Frontline workers being hung out to dry

Ireland’s frontline workers are being hung out to dry by this Government. Members of An Garda Siochana, nurses, firefighters, ambulance personnel, and prison officers cannot and should not be targeted again for pay cuts, dressed up in any guise.

These are the men and women who protect society, the first responders to car crashes and fires, they deal with the drunk and deranged on a nightly basis and enter their chosen professions knowing that there is a real risk to their own safety.

But because they chose these careers does not mean that it is acceptable to continue to take from them their hard earned wages, even when these cuts are dressed up as reductions in overtime and anti-social pay. Overtime and anti-social hours are part and parcel of being a frontline worker and while a person enters these professions knowing the unsocial element of the job, it does not mean that they don’t deserve to be awarded financially for the out of hours service they provide.

Frontline workers have increased costs, particularly childcare cover outside of the normal working hours. But there are other costs too. In the case of gardaí many are stationed outside their local towns meaning they must travel long distances to and from work, on a poor road network, often during the dark hours of the night and in too many cases after having to deal with emotionally draining incidents such as fatal car crashes, stabbings, or murders. They are not compensated for the wear and tear to their cars or for the cost of fuel, and now any member of the force who has served for over five years is being threatened with an €830.14 cut to allowances during a 10-week roster. For many this would be the bulk of their mortgage repayments, meaning that they could be the dire position of losing their homes. Similar circumstances exist for other frontline workers. That’s how serious the situation is.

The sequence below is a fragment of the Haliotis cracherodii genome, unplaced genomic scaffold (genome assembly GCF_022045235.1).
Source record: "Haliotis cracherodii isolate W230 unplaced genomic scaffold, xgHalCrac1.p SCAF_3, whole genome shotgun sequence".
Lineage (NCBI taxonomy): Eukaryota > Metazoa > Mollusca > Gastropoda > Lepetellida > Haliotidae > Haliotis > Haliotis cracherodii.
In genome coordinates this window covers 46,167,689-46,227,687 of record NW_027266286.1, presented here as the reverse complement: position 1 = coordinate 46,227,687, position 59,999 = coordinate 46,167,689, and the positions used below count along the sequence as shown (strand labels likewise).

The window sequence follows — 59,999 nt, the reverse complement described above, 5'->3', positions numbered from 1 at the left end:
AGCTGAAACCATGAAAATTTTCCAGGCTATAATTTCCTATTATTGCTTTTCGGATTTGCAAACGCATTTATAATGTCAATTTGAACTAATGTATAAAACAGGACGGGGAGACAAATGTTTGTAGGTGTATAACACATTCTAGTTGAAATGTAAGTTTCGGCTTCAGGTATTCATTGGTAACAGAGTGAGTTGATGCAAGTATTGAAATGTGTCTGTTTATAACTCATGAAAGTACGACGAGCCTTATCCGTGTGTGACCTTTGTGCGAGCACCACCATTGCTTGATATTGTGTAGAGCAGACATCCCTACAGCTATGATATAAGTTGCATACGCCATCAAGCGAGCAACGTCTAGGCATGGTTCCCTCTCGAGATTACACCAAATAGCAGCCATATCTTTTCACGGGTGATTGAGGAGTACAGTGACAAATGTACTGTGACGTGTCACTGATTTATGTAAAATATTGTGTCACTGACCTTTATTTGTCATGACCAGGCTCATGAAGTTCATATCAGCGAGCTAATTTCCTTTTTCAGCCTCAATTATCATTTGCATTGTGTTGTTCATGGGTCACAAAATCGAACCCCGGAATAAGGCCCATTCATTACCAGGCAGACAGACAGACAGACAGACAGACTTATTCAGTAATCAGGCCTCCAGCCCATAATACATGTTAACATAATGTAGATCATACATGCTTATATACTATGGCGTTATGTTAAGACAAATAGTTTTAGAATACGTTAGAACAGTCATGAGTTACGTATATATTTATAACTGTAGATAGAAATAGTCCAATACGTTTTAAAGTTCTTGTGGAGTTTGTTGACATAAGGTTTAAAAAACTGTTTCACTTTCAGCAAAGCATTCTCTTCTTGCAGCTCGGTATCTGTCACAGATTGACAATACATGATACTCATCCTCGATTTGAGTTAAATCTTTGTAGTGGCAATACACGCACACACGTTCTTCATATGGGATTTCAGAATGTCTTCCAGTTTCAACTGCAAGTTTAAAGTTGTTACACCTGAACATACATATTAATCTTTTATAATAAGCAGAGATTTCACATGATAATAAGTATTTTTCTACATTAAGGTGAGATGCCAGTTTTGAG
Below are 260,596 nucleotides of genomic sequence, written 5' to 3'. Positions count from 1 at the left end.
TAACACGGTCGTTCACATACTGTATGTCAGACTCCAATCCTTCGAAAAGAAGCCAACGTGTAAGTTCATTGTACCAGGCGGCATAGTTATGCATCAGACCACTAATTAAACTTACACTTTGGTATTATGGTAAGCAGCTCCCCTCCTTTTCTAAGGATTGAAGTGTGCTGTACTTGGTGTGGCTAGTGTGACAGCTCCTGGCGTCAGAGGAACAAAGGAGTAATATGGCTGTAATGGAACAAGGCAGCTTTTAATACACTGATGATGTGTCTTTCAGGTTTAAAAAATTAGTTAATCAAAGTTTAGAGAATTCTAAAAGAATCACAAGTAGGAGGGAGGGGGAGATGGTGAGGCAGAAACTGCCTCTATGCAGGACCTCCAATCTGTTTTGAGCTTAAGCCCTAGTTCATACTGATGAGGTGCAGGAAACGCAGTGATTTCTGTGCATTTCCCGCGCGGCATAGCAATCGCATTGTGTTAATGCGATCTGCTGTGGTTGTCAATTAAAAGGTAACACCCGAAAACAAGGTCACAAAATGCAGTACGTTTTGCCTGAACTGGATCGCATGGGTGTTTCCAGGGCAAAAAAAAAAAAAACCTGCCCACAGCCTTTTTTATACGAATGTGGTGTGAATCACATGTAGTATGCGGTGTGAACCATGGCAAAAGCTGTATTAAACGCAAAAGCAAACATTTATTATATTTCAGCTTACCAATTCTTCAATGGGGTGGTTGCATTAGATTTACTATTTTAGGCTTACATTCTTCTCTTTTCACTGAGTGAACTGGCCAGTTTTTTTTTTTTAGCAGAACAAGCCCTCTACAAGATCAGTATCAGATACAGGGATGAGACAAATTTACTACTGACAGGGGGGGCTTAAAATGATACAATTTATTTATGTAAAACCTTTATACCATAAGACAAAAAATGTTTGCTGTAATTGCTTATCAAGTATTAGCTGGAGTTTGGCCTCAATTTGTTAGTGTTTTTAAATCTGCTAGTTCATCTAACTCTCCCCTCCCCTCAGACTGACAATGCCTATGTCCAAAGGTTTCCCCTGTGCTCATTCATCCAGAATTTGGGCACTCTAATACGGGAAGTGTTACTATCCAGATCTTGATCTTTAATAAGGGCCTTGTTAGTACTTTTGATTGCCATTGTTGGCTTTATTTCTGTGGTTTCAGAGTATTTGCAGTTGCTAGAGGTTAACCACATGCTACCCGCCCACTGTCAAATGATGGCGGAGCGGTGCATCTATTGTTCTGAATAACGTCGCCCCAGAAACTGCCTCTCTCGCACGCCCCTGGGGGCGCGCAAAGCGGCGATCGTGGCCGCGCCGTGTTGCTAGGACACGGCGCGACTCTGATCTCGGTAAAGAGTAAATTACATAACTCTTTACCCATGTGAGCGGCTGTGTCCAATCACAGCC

Therefore any attempt to further reduce their incomes by attacking the pay they receive for working unsocial hours and providing essential services around the clock will result in a collective campaign to protect their existing terms and conditions, the same terms and conditions which have already been attacked by this Government. These professions deserve the public’s support in their plight to save their pay.

In the Government’s effort to crawl out of this economic catastrophe they must be careful not to destroy the traditional professions which have always been the backbone of this country.

It is quickly getting to a stage where there is no incentive for someone to become a garda, a nurse, or even a teacher. Recent graduates in some of these areas have no option but to take the emigrants’ plane out of here.

Workers being paid below the average industrial wage must also be protected from cuts.

It is an issue that could push this Government from power and now would not be a suitable time for either Fine Gael or Labour to hit the polling booths given what the recent polls have suggested.

It is when continued cuts to Child Benefit and Family Income Support and overtime payments push families into the working poor bracket that we have to take a step back and reassess the direction we are heading in.

The 24/7 Frontline Services Alliance, made up of unions and organisations representing gardaí, nurses, midwives, prison officers, and other health service frontline staff, have come together again to unite in a campaign to defend their members from any further pay cuts and if their cries are not heard it will be the ordinary Joe Soap who will be affected once again. That said, they are entitled to their campaign and deserve our backing.


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